Thursday, March 19, 2015

Janet Yellen Speaks: Do Words Matter?

-Ron Paul
For weeks, if not months, investors have been agonizing over whether or not the Fed would remove the word “patient” from its assessment of monetary policy. The word indeed was removed at today’s Fed meeting. Chairman Janet Yellen, recognizing that the markets were acutely aware of the significance and meaning of the word “patient,” was quick to explain that just because the word was removed the Fed had no intention on being “impatient.” In other words, the word is important but the central bank’s policy may forever be in flux. It was anticipated by the markets that if the word was removed it meant that the Fed was moving closer to a rate hike in June. However the explanation given by Chairman Yellen that the economic conditions are not all that robust means the likelihood of a rate hike is slim – at least for the foreseeable future. The markets, however, interpreted it that the Fed statement actually canceled out concern over the removal of the word “patient,” and the markets rallied (except for the dollar).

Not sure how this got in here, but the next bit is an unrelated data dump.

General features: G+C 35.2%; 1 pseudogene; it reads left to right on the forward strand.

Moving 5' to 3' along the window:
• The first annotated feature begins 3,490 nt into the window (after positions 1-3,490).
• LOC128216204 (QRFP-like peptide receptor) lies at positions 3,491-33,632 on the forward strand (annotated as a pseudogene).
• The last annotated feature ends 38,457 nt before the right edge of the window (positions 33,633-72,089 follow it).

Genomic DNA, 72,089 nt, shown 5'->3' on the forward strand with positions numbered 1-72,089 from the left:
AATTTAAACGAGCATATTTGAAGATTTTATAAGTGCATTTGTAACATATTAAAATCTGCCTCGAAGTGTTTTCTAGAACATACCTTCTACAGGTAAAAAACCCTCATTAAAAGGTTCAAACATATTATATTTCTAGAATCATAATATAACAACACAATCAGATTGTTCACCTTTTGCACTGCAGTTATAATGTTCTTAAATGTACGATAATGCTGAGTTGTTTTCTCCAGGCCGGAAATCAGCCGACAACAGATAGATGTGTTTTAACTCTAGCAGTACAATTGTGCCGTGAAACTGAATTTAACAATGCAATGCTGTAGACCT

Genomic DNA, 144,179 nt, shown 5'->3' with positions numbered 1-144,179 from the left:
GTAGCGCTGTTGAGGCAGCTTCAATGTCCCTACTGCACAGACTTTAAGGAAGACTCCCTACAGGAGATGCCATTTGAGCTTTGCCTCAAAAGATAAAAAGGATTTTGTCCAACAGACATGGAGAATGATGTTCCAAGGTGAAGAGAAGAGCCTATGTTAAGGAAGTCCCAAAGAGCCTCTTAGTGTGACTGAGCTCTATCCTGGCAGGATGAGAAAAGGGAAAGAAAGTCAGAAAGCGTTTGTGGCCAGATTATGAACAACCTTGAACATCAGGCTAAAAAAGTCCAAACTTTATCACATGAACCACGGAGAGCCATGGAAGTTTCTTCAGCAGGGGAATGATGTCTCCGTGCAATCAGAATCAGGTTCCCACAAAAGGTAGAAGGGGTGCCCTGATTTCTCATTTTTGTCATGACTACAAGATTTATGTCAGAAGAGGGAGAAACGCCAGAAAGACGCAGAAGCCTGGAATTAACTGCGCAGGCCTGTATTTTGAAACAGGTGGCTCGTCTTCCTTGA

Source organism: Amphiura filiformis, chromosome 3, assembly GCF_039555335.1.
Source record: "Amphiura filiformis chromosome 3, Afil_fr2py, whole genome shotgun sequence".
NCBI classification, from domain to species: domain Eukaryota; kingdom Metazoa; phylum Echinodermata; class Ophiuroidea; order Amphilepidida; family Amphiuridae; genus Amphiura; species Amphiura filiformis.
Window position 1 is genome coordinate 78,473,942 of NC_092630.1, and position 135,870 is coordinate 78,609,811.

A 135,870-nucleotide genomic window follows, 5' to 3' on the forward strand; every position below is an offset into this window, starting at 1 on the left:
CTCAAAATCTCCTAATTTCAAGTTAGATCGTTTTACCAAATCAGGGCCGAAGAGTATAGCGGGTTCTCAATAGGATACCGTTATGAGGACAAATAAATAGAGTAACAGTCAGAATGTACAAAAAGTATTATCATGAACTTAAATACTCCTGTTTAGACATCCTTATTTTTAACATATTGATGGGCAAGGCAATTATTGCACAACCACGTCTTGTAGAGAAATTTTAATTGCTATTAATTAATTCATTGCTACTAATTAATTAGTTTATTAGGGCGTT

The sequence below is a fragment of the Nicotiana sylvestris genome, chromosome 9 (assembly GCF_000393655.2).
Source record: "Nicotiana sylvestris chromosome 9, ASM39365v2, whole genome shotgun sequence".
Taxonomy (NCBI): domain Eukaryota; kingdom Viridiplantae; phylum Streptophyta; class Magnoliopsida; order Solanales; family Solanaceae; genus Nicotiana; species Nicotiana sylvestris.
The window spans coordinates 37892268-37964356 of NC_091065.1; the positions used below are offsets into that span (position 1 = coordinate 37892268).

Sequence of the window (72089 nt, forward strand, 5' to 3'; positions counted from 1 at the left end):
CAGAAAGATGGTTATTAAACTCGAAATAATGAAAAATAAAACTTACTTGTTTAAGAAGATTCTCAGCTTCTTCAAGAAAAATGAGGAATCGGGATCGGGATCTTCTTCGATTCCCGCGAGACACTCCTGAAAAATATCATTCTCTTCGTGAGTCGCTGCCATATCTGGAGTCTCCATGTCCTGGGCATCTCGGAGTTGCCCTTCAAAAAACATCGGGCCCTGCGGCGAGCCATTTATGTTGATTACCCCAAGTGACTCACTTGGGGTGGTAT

It is amazing to me how much time and energy the financial pundits, speaking for Wall Street, put into making major decisions all based on a word or two from the Fed. It’s not that what the Fed says does not have consequences in the financial markets, but rather that it is so readily accepted that the real market and the real economy is of not much consequence. Before the obsession with the word “patient,” the concern for nearly two years was about two words that the fed used to describe when interest rates might be raised — that rates would not be increased for a “considerable time.”

The “herd mentality” is alive and well on Wall Street. Though some may benefit from the very sharp and sudden changes in the market, ultimately this represents a market that is fragile and a dangerous place to try and preserve one’s capital.